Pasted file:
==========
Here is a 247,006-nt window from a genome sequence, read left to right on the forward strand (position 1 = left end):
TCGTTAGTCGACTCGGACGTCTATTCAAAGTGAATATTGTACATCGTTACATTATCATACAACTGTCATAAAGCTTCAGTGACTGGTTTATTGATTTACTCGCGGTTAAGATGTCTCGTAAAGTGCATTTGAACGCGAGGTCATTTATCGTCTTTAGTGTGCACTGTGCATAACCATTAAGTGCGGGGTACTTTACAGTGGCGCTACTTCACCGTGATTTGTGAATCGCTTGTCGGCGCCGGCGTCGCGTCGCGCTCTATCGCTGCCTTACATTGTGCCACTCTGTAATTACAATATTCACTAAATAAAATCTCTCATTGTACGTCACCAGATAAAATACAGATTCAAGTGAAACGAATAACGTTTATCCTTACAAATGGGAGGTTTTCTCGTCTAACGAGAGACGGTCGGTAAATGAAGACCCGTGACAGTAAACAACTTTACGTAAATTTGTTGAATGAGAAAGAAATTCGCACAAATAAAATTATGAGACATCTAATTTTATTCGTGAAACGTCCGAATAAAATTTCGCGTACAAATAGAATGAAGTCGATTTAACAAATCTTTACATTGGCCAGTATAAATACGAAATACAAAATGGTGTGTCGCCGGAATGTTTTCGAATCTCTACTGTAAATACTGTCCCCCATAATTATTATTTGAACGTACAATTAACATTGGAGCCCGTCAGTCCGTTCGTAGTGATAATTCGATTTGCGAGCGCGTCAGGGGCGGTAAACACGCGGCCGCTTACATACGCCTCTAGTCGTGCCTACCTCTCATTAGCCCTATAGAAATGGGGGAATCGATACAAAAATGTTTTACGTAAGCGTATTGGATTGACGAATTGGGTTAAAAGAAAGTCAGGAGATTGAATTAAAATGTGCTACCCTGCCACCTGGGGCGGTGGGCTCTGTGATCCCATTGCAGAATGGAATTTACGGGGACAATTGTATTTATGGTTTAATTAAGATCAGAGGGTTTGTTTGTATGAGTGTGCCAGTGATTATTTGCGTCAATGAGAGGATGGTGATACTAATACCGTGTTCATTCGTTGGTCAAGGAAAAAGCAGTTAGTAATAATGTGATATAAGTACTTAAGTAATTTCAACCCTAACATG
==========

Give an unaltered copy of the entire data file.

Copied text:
Here is a 247,006-nt window from a genome sequence, read left to right on the forward strand (position 1 = left end):
TCGTTAGTCGACTCGGACGTCTATTCAAAGTGAATATTGTACATCGTTACATTATCATACAACTGTCATAAAGCTTCAGTGACTGGTTTATTGATTTACTCGCGGTTAAGATGTCTCGTAAAGTGCATTTGAACGCGAGGTCATTTATCGTCTTTAGTGTGCACTGTGCATAACCATTAAGTGCGGGGTACTTTACAGTGGCGCTACTTCACCGTGATTTGTGAATCGCTTGTCGGCGCCGGCGTCGCGTCGCGCTCTATCGCTGCCTTACATTGTGCCACTCTGTAATTACAATATTCACTAAATAAAATCTCTCATTGTACGTCACCAGATAAAATACAGATTCAAGTGAAACGAATAACGTTTATCCTTACAAATGGGAGGTTTTCTCGTCTAACGAGAGACGGTCGGTAAATGAAGACCCGTGACAGTAAACAACTTTACGTAAATTTGTTGAATGAGAAAGAAATTCGCACAAATAAAATTATGAGACATCTAATTTTATTCGTGAAACGTCCGAATAAAATTTCGCGTACAAATAGAATGAAGTCGATTTAACAAATCTTTACATTGGCCAGTATAAATACGAAATACAAAATGGTGTGTCGCCGGAATGTTTTCGAATCTCTACTGTAAATACTGTCCCCCATAATTATTATTTGAACGTACAATTAACATTGGAGCCCGTCAGTCCGTTCGTAGTGATAATTCGATTTGCGAGCGCGTCAGGGGCGGTAAACACGCGGCCGCTTACATACGCCTCTAGTCGTGCCTACCTCTCATTAGCCCTATAGAAATGGGGGAATCGATACAAAAATGTTTTACGTAAGCGTATTGGATTGACGAATTGGGTTAAAAGAAAGTCAGGAGATTGAATTAAAATGTGCTACCCTGCCACCTGGGGCGGTGGGCTCTGTGATCCCATTGCAGAATGGAATTTACGGGGACAATTGTATTTATGGTTTAATTAAGATCAGAGGGTTTGTTTGTATGAGTGTGCCAGTGATTATTTGCGTCAATGAGAGGATGGTGATACTAATACCGTGTTCATTCGTTGGTCAAGGAAAAAGCAGTTAGTAATAATGTGATATAAGTACTTAAGTAATTTCAACCCTAACATG